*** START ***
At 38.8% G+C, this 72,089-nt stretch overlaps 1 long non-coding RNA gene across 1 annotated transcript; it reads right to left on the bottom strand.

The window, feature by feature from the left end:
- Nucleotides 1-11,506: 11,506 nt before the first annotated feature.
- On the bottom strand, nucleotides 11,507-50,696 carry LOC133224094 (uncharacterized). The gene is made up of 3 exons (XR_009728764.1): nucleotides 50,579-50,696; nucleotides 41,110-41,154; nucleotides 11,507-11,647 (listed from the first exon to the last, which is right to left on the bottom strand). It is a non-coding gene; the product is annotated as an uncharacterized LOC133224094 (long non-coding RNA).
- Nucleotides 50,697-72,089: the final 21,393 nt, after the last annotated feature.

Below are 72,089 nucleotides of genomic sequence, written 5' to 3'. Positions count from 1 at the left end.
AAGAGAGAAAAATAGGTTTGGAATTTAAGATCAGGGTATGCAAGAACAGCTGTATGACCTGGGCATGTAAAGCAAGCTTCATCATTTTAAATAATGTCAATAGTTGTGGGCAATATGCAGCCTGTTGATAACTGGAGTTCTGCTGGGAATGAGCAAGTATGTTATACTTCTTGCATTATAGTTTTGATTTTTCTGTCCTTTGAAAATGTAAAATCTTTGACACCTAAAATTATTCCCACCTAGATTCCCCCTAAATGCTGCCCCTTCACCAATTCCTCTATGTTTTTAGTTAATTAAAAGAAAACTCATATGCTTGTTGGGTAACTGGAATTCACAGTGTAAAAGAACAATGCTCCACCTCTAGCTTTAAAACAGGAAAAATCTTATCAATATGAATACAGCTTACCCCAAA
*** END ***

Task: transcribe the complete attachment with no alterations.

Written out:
At 38.8% G+C, this 72,089-nt stretch overlaps 1 long non-coding RNA gene across 1 annotated transcript; it reads right to left on the bottom strand.

The window, feature by feature from the left end:
- Nucleotides 1-11,506: 11,506 nt before the first annotated feature.
- On the bottom strand, nucleotides 11,507-50,696 carry LOC133224094 (uncharacterized). The gene is made up of 3 exons (XR_009728764.1): nucleotides 50,579-50,696; nucleotides 41,110-41,154; nucleotides 11,507-11,647 (listed from the first exon to the last, which is right to left on the bottom strand). It is a non-coding gene; the product is annotated as an uncharacterized LOC133224094 (long non-coding RNA).
- Nucleotides 50,697-72,089: the final 21,393 nt, after the last annotated feature.

Below are 72,089 nucleotides of genomic sequence, written 5' to 3'. Positions count from 1 at the left end.
AAGAGAGAAAAATAGGTTTGGAATTTAAGATCAGGGTATGCAAGAACAGCTGTATGACCTGGGCATGTAAAGCAAGCTTCATCATTTTAAATAATGTCAATAGTTGTGGGCAATATGCAGCCTGTTGATAACTGGAGTTCTGCTGGGAATGAGCAAGTATGTTATACTTCTTGCATTATAGTTTTGATTTTTCTGTCCTTTGAAAATGTAAAATCTTTGACACCTAAAATTATTCCCACCTAGATTCCCCCTAAATGCTGCCCCTTCACCAATTCCTCTATGTTTTTAGTTAATTAAAAGAAAACTCATATGCTTGTTGGGTAACTGGAATTCACAGTGTAAAAGAACAATGCTCCACCTCTAGCTTTAAAACAGGAAAAATCTTATCAATATGAATACAGCTTACCCCAAA